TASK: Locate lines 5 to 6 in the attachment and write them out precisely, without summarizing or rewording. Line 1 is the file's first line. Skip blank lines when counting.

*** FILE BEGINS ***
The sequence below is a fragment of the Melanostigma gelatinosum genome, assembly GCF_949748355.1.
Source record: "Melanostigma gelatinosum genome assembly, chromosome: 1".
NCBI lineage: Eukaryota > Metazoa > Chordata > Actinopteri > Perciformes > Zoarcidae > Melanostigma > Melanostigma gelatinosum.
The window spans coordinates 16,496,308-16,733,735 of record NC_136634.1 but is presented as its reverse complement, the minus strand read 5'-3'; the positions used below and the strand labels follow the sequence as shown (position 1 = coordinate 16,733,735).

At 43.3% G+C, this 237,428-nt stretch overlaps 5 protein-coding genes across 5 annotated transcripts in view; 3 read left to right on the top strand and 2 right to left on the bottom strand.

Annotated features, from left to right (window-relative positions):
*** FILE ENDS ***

At 43.3% G+C, this 237,428-nt stretch overlaps 5 protein-coding genes across 5 annotated transcripts in view; 3 read left to right on the top strand and 2 right to left on the bottom strand.

Annotated features, from left to right (window-relative positions):